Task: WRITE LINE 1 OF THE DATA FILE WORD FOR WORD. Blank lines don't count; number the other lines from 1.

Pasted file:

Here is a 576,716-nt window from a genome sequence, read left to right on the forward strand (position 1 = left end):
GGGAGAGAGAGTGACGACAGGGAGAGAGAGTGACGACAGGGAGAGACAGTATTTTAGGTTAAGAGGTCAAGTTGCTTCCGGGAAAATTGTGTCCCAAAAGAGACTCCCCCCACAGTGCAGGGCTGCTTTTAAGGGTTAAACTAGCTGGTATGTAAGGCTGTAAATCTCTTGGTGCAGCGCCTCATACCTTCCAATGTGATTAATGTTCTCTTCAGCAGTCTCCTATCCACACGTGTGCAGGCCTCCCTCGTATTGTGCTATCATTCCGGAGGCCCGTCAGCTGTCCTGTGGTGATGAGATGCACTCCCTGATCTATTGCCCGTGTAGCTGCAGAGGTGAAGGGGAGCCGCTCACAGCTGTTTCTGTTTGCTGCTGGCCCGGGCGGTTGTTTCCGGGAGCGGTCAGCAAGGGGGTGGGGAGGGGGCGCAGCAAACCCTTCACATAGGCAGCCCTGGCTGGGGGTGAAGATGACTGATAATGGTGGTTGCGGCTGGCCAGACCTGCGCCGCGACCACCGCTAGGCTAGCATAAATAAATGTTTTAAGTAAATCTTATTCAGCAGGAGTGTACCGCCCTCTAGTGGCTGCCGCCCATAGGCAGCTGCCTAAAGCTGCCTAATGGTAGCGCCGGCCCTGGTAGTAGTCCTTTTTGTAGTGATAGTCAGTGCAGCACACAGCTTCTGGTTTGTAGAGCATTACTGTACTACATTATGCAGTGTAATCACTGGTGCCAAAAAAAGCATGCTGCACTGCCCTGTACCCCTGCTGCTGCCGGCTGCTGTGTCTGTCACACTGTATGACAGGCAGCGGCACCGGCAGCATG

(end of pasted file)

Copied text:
Here is a 576,716-nt window from a genome sequence, read left to right on the forward strand (position 1 = left end):